Collared elk migrates over 250 miles through Steamboat and over Continental Divide to give birth | SteamboatToday.com

Collared elk migrates over 250 miles through Steamboat and over Continental Divide to give birth

Elk gives birth in North Park, starting from central Moffat County

A cow elk walked more than 250 miles from her winter range near Maybell over the Continental Divide to North Park, where this calf was born.
Courtesy Colorado Parks and Wildlife

STEAMBOAT SPRINGS — Imagine walking 250 miles to give birth.

Granted, she did it over the course of several months, but a cow elk in the Bears Ears Elk herd recently migrated from winter range near Maybell to Steamboat Springs and over the Continental Divide to give birth to her calf — a total of at least 255 miles, according to Colorado Parks and Wildlife researcher Nathaniel Rayl.  

Parks and Wildlife Area Wildlife Manager Kris Middledorf said the length of this migration — and the fact that the Northwest Colorado landscape allows for it — is fantastic.

Elk R190 was collared just west of Maybell in central Moffat County on March 21. She walked just north of the U.S. Highway 40 corridor, crossing Colorado Highway 13 north of Craig, through California Park north of Hayden before dipping south again and walking into the Steamboat area. Here, she zigzagged around the Strawberry Park, Copper Ridge and southern Spring Creek areas.

“We would expect all three of those places to be very good places to calve,” Middledorf said.

But she didn’t stop walking. She entered the Fish Creek area, before finally walking up and over the Continental Divide, giving birth to a female calf in the area of Mexican Ridge in North Park.

Here, researchers used an internal transmitter, placed in the cow elk when she was collared, to learn where the calf was born. They used this signal to find the elk calf and outfit her with a collar that will expand as she ages.

“This little calf right here is going to potentially walk all the way back this year, if she survives the summer and fall,” Middledorf said.

A map of Elk R190’s migration.
Courtesy Colorado Parks and Wildlife

Rayl explained there isn’t really an average distance an elk migrates in Colorado. The same elk might walk a long distance between summer and winter range one year, then stay in the same area the next.

This elk’s migration, though, was a long one.

“This is a significant movement distance,” Middledorf said. “This is probably one of the few places in Colorado where you see that kind of movement. … It’s exceptional.”

This distance is a regular trek for area mule deer, which migrate between summer range in the Steamboat area and winter range in West Routt and Moffat counties, Middledorf explained.

Moose are larger and better able to move through the snow. Their migration is more so one of elevation change, moving up in the warmer months and down the mountain in the cooler months, he said.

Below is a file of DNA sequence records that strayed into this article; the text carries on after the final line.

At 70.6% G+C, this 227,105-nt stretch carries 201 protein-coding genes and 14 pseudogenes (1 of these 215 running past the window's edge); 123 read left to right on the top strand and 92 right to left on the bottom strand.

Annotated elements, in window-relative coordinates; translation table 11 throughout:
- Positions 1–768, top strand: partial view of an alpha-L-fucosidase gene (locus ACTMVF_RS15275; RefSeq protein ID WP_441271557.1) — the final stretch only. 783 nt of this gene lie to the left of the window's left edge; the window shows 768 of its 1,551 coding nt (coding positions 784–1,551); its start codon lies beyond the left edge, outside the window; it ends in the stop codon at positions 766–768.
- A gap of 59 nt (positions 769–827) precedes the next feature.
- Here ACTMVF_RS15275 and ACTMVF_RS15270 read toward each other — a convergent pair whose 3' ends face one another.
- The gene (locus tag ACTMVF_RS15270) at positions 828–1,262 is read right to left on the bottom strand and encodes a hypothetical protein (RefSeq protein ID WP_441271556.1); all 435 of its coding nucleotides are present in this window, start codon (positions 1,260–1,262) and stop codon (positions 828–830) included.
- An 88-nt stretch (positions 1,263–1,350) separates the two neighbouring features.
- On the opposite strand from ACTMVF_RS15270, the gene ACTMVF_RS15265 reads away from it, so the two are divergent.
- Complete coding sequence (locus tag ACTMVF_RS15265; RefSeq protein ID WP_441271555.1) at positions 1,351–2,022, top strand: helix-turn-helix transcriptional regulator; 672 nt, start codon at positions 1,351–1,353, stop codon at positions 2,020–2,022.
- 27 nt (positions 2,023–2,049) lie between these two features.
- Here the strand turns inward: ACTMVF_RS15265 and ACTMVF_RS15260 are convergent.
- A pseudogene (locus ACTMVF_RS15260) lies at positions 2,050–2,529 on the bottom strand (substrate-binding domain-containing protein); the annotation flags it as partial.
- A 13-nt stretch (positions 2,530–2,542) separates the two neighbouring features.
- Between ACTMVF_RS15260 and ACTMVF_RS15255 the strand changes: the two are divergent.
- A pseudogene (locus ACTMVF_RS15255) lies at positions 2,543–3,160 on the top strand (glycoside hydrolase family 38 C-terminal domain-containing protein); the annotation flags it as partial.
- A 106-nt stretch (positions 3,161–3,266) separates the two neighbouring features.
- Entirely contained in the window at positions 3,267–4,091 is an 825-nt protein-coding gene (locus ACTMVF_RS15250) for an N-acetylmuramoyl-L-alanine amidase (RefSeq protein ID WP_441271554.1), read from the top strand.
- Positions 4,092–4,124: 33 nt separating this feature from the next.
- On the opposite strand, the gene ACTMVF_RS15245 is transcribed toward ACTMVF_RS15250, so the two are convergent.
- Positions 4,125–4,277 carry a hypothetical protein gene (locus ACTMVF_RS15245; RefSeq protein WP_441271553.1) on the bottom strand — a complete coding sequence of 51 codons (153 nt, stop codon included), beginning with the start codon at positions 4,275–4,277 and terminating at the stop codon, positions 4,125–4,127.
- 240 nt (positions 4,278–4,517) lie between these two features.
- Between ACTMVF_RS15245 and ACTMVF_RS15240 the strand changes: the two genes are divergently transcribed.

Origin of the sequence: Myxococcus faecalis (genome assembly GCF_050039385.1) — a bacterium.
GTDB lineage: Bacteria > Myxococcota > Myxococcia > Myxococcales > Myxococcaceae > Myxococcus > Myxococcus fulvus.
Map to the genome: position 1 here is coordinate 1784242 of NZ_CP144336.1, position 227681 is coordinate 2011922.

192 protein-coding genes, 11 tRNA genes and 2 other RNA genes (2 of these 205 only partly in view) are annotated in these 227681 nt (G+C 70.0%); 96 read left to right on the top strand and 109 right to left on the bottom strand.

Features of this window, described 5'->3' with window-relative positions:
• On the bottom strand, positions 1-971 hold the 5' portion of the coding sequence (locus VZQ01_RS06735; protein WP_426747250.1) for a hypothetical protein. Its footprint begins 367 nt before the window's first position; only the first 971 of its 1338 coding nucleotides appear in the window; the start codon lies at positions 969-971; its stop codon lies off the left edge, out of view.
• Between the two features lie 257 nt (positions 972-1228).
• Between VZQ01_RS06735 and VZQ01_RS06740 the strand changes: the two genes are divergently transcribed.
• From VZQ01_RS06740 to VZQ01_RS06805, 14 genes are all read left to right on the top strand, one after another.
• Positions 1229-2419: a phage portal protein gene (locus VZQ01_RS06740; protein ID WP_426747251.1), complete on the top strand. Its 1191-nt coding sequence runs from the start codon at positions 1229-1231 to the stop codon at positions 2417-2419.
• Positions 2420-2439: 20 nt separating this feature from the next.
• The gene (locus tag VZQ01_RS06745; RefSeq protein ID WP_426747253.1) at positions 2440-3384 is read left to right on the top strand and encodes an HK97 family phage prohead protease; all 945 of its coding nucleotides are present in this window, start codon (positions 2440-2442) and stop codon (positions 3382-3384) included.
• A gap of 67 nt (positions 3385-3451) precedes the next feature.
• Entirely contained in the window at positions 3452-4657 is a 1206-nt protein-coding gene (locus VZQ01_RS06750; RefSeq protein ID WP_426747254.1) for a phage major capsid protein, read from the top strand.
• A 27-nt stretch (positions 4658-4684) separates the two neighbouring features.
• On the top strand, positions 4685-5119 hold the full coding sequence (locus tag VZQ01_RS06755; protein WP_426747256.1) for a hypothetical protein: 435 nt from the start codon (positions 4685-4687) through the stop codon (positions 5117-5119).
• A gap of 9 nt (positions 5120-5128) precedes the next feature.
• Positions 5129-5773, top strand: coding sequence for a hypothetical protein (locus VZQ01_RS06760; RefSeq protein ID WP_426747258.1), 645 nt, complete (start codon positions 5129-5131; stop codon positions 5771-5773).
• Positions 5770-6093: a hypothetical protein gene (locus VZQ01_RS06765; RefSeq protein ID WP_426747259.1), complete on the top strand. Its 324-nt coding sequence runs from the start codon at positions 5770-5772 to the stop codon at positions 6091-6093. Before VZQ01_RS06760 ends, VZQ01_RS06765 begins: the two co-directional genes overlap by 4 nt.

Elk in the Bears Ears herd can move from Routt County to Moffat, but many also live in the Steamboat area year-round, skirting the lower elevations just outside of town in the harshest part of winter.

Learning about herd health and more

The elk was outfitted with a GPS collar as part of a Colorado Parks and Wildlife study tracking how many elk calves survive to 1 and what causes their death if they don’t make it to that age. The study, which just moved out of its pilot phase, will ultimately allow wildlife researchers to compare elk in the Avalanche Creek herd in Pitkin County, the Trinchera herd between Alamosa and Trinidad and the Uncompahgre Plateau herd near Montrose.

The goal of this study is to better understand how elk calves make it to adulthood. Researchers will compare elk herds with lower calf-cow ratios — a measure of how many calves are in an elk herd per every 100 adult female elk — to the Bears Ears herd, which has the highest calf-cow ratio in the state.

“We want to know why is this elk herd doing so well up here compared to others?” Middledorf said. “What challenges do these herds face?”

He said this could help the agency make management decisions to help keep elk herds healthy.

They plan to do this by tracking an elk from the time it’s born until it dies or reaches the age of 1.

If a calf dies before reaching 1, researchers plan to collect data about why it died — be it the mother’s nutrition, weather, predators, hunting or a combination of these and other factors.

While this is the main focus of the study, the information collected will be able to serve other purposes.

Rayl said the spatial data researchers are collecting can help them learn how elk are using the landscape, the timing of migration, and potentially, the importance of different migratory routes. They’ll also be able to look at how much public and private land the elk cross in migration, and researchers may be able to identify impediments and pinch points in the animals’ paths.

And while the length of Elk R190’s migration is impressive, there isn’t much to compare it to yet, Rayl explained. Researchers have only collared two elk in the Bears Ears herd so far.  

“We only got out two collars there,” he said. “Maybe there are more individuals doing that that we haven’t identified yet. … It’s hard to say how exceptional it is in terms of what we may see if we put out more collars, but it’s certainly striking compared to our other study areas in terms of the types of movement we’re seeing.”

The study launched in the Routt County area this winter. Researchers aim to collar 30 to 40 elk each winter for the duration of the six-year study.

“Studies like these help us understand what these animals are doing on the landscape and, hopefully, preserve them into the future and keep healthy elk herds in the state,” Rayl said.

To reach Eleanor Hasenbeck, call 970-871-4210, email ehasenbeck@SteamboatPilot.com or follow her on Twitter @elHasenbeck.


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